Google acquires developer of popular ‘Where is my Train’ app, deal said to be worth $40 million

The 'Where is my Train' app gained popularity by providing location data of all trains across India, without requiring access to GPS.

“The ‘Where is my Train’ app gained popularity by providing location data of all trains across India, without requiring access to GPS.”

Google has acquired India-based Sigmoid Labs, the developers of popular travel app ‘Where is my Train’. Reports suggest that the acquisition was valued at around $40 million, and is a part of Google’s ‘Next Billion Users’ initiative. With this acquisition, Google continues to increase its outreach in the most important developing markets, as more number of users come online in these markets.

Where is my Train - featured

‘Where is my Train’ is one of the most popular travel applications in India, presently ranked #1 on the Google Play in the ‘travel and location’ and has over 10 million downloads. The unique proposition that it brings to the table is how it pulls the data and presents it to the user. Contrary to most location-tracking apps providing users with train-related data, WIMT actually uses data from cell towers to determine location and provide data accordingly. This negates the need to use GPS sensors completely.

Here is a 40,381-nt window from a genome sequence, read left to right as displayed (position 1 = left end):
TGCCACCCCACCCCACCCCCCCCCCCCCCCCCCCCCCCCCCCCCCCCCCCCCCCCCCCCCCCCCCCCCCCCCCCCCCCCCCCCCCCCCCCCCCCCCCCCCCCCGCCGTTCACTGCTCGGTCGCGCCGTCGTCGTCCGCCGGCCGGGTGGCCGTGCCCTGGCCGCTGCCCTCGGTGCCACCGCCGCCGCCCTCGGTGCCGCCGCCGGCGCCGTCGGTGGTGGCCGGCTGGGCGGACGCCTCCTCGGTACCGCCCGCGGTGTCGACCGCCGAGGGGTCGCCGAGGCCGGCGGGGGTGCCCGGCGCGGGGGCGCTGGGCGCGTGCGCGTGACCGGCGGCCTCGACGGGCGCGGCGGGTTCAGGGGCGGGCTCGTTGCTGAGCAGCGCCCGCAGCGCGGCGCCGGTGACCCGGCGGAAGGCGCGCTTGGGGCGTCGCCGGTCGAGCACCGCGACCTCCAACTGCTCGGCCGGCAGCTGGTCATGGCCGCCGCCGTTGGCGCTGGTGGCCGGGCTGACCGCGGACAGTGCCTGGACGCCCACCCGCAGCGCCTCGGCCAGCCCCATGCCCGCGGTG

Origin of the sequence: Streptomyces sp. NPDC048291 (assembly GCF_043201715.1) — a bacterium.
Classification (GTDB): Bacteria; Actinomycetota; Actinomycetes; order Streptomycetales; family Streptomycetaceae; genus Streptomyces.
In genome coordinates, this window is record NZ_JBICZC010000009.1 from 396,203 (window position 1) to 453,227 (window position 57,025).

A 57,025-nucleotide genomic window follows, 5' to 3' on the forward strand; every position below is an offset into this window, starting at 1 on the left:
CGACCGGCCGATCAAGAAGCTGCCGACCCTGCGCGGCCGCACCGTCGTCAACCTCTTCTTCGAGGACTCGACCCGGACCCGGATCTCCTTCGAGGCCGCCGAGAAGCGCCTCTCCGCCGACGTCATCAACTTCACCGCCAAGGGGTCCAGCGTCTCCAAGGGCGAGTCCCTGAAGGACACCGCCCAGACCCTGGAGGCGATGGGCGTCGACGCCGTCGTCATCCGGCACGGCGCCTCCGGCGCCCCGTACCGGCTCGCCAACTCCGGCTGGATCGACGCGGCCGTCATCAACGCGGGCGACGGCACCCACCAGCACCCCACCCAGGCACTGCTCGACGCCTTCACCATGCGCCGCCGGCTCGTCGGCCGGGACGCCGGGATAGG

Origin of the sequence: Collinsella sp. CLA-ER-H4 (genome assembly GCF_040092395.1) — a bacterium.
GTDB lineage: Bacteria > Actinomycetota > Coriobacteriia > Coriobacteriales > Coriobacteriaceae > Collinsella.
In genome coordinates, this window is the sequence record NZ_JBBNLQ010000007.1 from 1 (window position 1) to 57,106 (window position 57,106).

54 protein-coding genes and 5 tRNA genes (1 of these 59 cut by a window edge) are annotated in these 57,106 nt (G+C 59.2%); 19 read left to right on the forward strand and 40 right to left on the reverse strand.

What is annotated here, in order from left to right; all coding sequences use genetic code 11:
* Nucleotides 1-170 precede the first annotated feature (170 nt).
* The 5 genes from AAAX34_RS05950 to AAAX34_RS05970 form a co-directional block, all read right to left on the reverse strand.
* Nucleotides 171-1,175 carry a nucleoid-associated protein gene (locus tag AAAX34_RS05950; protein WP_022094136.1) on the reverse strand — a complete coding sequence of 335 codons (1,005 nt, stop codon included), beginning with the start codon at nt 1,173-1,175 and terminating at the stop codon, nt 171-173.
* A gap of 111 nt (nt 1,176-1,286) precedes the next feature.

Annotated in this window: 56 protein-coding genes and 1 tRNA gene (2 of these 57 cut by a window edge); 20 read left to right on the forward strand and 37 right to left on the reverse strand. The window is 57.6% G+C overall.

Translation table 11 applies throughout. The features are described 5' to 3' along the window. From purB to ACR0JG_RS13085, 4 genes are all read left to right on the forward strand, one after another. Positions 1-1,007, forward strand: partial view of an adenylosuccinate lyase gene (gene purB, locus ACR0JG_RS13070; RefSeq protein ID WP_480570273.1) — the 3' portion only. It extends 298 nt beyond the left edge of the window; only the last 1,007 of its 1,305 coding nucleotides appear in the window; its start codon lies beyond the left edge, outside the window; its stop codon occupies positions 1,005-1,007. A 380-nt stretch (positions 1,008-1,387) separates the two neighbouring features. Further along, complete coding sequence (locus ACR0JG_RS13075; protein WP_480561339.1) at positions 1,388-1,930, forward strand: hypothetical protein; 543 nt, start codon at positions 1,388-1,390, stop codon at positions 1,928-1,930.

This expanded the scope of usage of the WIMT app. In India, the expansive Indian Railways operates a staggering 14,000 trains everyday, crossing the length and breadth of the country and ferrying a total of nearly 30 million passengers every single day. With a massive amount of diversity, there was a void for services that did not require sophisticated smartphones to run on, and it is exactly this that WIMT addressed.

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We created the ‘Where is my Train’ app with the mission to use technology to improve the lives of millions of Indian train travellers. Over time, we’ve improved the app to make it even more convenient and useful, and we’re thrilled with the response that we’ve gotten from users,” the company said in a statement on its website, adding, “We can think of no better place to help us achieve our mission, and we’re excited to join Google to help bring technology and information into more people’s hands.

Such acquisitions are right up Google’s alley, particularly with the steadily saturating developed markets. Localised services such as Sigmoid’s own will be key to the country increasing the amount of information that it can serve under its platform, which will ensure that it retains the next billion internet users as well, who are set to come online in the immediate future.

A lover of anything that has a circuit and involves physics, Shouvik is passionate about technology, science and journalism in equal parts. When not at work, he prefers reading up on ancient history, sports and engineering, going on random photography expeditions, and occasionally a long solo drive. He's also neck-deep into science fiction, and is working on a debut novel that he hopes will one day be read by Steven Erikson.
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